The French River in northeastern Ontario holds a special magic for muskie anglers —filled with great structure such as weedy bays, inlets, sunken humps and drop-offs. The river, which runs between Lake Nipissing and Georgian Bay, is also known for its trophy-sized walleye and bass.
We recently had the pleasure of going to Totem Point Lodge on French River and spending several days with guide Andy Pappas hunting for muskie. Andy runs Vicious Fishes Guide Service and has his guests stay at Totem Point Lodge—a fly fishers’ mecca.
The key to successful fly fishing for muskie is to use large flies, to imitate the large creatures they prey upon. This is where we can learn a lot from saltwater anglers, who use large flies made of materials that shed water, making them less tiring to cast. Walleye, smelt and perch streamer patterns at least 7” long all work well.
Andy had us casting into warm, shallow backbays—hotspots for muskie, which forage on the abundance of panfish that inhabit these areas. He also had us cast around the deep edges of weed beds where musky often lie in ambush. Other good structure included drop-offs adjacent to deep water, saddles between islands, points running into deep water, submerged humps, and shoals. In the early morning and towards dusk, top water flies can be especially effective, when muskie frequently target small muskrats and ducklings. The strikes are explosive and dramatic.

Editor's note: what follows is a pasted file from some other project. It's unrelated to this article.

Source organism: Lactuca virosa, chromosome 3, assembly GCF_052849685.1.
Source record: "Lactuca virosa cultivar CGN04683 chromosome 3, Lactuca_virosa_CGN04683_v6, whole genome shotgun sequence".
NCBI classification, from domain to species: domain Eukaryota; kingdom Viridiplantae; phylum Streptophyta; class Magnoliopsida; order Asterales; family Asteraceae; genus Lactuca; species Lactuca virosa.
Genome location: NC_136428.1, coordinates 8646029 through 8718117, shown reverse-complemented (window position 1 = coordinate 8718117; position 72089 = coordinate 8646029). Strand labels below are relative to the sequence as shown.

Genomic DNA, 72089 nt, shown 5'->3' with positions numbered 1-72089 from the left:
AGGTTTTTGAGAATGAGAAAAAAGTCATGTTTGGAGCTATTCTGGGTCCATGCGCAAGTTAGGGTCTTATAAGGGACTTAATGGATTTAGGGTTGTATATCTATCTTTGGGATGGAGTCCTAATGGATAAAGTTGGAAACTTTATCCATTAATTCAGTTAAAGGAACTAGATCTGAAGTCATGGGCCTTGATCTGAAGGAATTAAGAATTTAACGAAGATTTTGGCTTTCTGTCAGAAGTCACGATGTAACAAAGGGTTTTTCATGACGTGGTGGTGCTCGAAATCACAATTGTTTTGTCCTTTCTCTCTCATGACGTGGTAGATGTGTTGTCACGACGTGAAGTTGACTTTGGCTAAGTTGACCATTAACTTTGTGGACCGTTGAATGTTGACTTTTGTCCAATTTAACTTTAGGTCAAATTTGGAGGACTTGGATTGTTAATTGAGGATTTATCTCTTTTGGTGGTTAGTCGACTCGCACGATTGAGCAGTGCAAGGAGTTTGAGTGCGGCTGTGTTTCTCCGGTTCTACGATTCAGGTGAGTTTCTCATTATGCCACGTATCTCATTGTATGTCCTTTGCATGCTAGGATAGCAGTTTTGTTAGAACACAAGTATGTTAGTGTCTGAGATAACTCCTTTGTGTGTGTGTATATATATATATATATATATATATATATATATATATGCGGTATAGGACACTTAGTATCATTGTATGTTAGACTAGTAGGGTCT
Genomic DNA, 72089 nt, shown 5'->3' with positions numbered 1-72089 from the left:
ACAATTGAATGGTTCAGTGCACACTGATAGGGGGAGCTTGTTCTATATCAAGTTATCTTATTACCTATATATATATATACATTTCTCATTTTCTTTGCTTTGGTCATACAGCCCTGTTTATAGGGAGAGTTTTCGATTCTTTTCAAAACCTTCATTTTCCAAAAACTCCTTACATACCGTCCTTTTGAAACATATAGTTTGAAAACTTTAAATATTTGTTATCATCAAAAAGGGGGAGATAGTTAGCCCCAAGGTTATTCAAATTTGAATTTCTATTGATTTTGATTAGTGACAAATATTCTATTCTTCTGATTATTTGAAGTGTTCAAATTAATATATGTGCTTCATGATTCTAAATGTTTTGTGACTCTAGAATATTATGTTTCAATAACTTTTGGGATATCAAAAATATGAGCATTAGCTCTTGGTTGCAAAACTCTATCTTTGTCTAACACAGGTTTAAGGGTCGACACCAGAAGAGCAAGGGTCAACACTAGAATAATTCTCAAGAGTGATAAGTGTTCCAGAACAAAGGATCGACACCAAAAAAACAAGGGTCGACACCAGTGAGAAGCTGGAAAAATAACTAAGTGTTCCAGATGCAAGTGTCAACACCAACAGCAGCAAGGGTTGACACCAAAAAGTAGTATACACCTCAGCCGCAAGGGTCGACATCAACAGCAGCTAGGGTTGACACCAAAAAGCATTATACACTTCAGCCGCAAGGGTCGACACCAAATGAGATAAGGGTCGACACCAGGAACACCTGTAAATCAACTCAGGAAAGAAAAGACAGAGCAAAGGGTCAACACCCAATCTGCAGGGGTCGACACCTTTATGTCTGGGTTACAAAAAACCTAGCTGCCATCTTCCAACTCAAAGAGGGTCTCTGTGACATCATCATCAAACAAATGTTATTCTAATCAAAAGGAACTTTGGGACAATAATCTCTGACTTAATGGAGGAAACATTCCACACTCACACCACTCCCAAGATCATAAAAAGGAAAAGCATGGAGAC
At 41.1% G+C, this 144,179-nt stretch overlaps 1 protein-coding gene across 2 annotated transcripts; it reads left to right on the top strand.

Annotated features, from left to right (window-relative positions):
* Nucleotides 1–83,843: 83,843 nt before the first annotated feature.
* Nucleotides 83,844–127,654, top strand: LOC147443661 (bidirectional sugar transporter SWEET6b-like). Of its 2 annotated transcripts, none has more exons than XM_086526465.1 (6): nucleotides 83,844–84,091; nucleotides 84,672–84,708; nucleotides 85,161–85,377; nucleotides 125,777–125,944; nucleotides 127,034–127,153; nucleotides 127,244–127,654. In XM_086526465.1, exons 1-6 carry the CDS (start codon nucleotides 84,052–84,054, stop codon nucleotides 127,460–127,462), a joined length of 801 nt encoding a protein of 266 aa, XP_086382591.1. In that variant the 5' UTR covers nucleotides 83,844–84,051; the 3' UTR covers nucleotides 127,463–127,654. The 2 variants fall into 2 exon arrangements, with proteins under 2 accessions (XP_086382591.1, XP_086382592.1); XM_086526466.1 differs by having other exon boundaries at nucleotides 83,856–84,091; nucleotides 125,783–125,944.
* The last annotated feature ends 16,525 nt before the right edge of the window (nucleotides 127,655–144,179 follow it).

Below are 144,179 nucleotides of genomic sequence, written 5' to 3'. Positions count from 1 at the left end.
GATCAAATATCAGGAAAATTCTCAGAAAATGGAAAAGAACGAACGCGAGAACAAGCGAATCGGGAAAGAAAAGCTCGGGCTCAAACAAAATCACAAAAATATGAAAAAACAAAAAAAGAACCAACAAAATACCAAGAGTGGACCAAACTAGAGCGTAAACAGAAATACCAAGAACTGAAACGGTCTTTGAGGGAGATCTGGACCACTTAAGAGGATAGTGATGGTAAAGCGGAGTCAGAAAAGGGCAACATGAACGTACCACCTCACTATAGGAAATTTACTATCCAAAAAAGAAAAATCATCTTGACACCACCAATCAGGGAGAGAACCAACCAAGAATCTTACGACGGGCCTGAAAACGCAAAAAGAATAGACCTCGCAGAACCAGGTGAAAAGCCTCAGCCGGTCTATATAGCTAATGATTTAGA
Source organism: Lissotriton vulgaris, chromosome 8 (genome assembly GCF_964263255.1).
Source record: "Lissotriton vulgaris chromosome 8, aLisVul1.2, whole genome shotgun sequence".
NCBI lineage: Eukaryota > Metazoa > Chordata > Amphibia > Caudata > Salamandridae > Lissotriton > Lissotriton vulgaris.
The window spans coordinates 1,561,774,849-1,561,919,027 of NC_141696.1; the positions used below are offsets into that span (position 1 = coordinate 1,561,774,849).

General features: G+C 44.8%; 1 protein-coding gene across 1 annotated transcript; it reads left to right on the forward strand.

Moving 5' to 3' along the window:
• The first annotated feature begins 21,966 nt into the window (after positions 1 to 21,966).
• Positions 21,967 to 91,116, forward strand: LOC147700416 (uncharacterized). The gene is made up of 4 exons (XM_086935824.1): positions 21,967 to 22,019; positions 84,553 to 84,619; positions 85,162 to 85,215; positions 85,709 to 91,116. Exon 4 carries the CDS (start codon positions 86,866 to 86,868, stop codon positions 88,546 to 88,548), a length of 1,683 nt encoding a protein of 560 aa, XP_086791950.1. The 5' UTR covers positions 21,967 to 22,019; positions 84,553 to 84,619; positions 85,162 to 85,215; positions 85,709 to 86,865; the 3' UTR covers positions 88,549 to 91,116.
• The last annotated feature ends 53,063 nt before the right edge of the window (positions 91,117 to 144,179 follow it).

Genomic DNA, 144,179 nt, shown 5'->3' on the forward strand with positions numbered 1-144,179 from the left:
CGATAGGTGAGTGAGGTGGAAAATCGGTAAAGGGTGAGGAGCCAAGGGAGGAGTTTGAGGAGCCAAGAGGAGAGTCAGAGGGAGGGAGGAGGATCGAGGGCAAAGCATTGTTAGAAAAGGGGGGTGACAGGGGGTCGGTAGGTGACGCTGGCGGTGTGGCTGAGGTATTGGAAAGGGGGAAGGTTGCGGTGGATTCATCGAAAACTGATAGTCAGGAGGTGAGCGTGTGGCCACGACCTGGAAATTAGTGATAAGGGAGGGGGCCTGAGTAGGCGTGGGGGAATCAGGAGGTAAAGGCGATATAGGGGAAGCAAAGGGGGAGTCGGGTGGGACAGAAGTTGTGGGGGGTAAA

French River muskie are big, really big. Fish average 45 inch with plenty of 50” or more—which is why so many anglers come to the French River. As a bonus, it’s not uncommon to tie into bass of 6lbs or more on big streamers or poppers intended for muskie.
Totem Point Lodge – www.totempointlodge.com
Andy Pappas at Vicious Fishes Guide Service – www.viciousfishes.ca
Colin Mc Keown is the host of The New Fly Fisher TV show, www.thenewflyfisher.com